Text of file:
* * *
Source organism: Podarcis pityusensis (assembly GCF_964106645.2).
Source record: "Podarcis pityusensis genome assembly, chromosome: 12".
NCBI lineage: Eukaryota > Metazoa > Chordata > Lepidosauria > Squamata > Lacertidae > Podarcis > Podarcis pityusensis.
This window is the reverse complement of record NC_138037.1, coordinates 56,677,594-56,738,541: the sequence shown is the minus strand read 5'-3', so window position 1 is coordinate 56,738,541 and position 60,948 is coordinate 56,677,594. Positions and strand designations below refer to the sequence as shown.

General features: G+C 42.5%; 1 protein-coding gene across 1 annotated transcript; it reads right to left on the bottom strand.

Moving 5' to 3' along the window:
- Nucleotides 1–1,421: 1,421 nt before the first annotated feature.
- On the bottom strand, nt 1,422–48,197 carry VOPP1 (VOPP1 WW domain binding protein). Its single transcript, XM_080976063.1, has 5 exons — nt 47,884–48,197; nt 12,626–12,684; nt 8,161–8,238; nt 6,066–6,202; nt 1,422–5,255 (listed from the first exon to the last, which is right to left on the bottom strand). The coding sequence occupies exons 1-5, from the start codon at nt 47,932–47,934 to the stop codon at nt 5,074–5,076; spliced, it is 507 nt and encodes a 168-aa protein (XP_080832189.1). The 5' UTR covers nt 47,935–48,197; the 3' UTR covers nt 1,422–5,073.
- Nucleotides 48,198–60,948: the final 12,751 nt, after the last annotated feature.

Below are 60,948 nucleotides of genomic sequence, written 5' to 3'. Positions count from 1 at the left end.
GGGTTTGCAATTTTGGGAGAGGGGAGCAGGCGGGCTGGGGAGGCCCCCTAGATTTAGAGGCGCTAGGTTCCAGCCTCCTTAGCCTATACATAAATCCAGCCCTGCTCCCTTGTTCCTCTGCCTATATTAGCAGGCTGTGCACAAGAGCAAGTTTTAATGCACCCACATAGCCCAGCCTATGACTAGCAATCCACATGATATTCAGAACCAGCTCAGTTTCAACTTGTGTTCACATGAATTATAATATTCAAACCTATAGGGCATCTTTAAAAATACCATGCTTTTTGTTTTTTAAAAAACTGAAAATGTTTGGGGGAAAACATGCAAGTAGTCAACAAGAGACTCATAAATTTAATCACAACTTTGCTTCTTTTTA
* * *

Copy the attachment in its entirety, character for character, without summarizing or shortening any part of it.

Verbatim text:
Source organism: Podarcis pityusensis (assembly GCF_964106645.2).
Source record: "Podarcis pityusensis genome assembly, chromosome: 12".
NCBI lineage: Eukaryota > Metazoa > Chordata > Lepidosauria > Squamata > Lacertidae > Podarcis > Podarcis pityusensis.
This window is the reverse complement of record NC_138037.1, coordinates 56,677,594-56,738,541: the sequence shown is the minus strand read 5'-3', so window position 1 is coordinate 56,738,541 and position 60,948 is coordinate 56,677,594. Positions and strand designations below refer to the sequence as shown.

General features: G+C 42.5%; 1 protein-coding gene across 1 annotated transcript; it reads right to left on the bottom strand.

Moving 5' to 3' along the window:
- Nucleotides 1–1,421: 1,421 nt before the first annotated feature.
- On the bottom strand, nt 1,422–48,197 carry VOPP1 (VOPP1 WW domain binding protein). Its single transcript, XM_080976063.1, has 5 exons — nt 47,884–48,197; nt 12,626–12,684; nt 8,161–8,238; nt 6,066–6,202; nt 1,422–5,255 (listed from the first exon to the last, which is right to left on the bottom strand). The coding sequence occupies exons 1-5, from the start codon at nt 47,932–47,934 to the stop codon at nt 5,074–5,076; spliced, it is 507 nt and encodes a 168-aa protein (XP_080832189.1). The 5' UTR covers nt 47,935–48,197; the 3' UTR covers nt 1,422–5,073.
- Nucleotides 48,198–60,948: the final 12,751 nt, after the last annotated feature.

Below are 60,948 nucleotides of genomic sequence, written 5' to 3'. Positions count from 1 at the left end.
GGGTTTGCAATTTTGGGAGAGGGGAGCAGGCGGGCTGGGGAGGCCCCCTAGATTTAGAGGCGCTAGGTTCCAGCCTCCTTAGCCTATACATAAATCCAGCCCTGCTCCCTTGTTCCTCTGCCTATATTAGCAGGCTGTGCACAAGAGCAAGTTTTAATGCACCCACATAGCCCAGCCTATGACTAGCAATCCACATGATATTCAGAACCAGCTCAGTTTCAACTTGTGTTCACATGAATTATAATATTCAAACCTATAGGGCATCTTTAAAAATACCATGCTTTTTGTTTTTTAAAAAACTGAAAATGTTTGGGGGAAAACATGCAAGTAGTCAACAAGAGACTCATAAATTTAATCACAACTTTGCTTCTTTTTA